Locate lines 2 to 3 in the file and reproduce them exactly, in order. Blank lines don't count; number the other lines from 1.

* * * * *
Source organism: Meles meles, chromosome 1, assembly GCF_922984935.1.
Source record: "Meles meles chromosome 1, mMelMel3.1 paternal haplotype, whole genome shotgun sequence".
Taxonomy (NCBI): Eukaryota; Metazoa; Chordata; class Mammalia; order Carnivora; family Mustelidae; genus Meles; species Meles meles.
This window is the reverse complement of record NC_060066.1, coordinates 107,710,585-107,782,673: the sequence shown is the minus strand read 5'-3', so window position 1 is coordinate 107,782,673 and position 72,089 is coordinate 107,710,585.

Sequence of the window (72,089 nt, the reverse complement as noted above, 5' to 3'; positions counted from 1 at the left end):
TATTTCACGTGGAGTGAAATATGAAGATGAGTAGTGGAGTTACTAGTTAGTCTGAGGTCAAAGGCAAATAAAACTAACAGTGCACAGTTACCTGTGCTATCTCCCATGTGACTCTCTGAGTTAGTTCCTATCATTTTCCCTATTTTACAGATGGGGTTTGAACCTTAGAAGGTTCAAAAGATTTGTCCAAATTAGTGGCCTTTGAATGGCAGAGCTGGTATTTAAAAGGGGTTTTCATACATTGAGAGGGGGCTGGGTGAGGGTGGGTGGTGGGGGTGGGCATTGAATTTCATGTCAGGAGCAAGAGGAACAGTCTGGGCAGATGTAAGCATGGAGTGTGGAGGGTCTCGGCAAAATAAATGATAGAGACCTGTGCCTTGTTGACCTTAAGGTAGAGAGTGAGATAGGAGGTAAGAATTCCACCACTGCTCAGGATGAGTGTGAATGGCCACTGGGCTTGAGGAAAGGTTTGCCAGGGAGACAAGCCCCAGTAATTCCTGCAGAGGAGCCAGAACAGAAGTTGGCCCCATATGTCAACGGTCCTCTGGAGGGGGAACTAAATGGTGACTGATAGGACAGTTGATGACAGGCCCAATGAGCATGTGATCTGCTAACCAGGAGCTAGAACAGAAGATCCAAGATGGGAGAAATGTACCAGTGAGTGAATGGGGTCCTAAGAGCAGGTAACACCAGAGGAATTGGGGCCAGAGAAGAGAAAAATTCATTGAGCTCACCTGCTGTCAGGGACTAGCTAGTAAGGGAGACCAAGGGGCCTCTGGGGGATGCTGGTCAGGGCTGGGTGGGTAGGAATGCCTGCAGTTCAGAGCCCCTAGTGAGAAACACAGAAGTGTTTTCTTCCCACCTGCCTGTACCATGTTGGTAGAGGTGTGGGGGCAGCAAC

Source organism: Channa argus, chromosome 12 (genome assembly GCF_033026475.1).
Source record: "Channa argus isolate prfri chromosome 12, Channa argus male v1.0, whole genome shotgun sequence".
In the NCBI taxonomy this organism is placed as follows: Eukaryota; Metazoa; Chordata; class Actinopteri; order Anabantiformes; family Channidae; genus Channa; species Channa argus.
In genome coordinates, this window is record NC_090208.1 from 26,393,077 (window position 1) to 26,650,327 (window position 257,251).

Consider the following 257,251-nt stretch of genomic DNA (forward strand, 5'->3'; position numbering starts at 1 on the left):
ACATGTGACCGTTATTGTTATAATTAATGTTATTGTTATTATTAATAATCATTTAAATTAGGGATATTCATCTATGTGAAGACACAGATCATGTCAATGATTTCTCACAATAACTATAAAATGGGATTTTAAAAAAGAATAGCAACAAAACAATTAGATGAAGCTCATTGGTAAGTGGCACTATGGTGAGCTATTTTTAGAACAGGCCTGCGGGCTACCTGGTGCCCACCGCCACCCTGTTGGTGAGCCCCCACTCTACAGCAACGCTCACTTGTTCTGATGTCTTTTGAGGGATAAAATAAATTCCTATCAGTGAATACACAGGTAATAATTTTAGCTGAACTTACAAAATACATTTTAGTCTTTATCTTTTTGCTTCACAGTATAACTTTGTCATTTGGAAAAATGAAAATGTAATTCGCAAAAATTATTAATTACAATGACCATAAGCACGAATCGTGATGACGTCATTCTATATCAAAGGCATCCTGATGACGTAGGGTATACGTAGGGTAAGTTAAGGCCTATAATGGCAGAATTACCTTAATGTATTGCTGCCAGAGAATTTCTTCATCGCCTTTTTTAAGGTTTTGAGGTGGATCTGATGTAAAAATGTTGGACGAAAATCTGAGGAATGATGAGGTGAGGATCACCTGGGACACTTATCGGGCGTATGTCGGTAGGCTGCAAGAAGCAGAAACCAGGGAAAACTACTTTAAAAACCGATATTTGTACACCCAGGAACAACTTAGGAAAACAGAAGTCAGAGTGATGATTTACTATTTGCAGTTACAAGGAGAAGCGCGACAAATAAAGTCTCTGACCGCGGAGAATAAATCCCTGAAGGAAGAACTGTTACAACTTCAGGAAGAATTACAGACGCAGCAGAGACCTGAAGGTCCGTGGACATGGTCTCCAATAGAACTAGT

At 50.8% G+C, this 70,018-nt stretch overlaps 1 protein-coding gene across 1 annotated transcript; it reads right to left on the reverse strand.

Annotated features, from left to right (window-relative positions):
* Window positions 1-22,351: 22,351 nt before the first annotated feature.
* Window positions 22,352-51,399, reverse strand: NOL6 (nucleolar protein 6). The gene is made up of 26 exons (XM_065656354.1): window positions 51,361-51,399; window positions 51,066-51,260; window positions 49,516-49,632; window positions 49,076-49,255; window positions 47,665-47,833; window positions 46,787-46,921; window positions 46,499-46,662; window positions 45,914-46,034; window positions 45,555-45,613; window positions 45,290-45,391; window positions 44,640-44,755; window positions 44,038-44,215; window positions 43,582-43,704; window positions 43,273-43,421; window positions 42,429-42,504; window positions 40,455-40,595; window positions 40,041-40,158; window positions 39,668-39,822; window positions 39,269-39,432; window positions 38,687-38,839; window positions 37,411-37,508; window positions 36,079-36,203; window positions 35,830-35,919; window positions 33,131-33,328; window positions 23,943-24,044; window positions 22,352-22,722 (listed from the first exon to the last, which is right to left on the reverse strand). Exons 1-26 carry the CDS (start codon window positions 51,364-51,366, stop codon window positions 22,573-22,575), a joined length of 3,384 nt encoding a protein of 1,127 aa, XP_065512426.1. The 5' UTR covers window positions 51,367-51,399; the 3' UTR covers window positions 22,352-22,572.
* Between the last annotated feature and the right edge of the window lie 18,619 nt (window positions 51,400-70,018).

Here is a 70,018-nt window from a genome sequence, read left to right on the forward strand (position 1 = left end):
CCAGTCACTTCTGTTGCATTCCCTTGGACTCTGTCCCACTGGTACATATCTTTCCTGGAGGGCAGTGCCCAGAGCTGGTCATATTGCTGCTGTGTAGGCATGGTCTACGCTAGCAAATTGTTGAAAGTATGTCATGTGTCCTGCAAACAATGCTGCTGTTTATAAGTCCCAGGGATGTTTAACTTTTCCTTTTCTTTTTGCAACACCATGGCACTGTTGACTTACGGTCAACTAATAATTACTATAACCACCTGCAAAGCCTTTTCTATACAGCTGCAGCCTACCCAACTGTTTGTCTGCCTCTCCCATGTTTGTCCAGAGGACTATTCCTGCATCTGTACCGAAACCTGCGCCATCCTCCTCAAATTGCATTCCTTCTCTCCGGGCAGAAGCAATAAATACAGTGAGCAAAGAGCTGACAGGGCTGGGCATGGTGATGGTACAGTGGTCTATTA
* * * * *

Source record: "Meles meles chromosome 1, mMelMel3.1 paternal haplotype, whole genome shotgun sequence".
Taxonomy (NCBI): Eukaryota; Metazoa; Chordata; class Mammalia; order Carnivora; family Mustelidae; genus Meles; species Meles meles.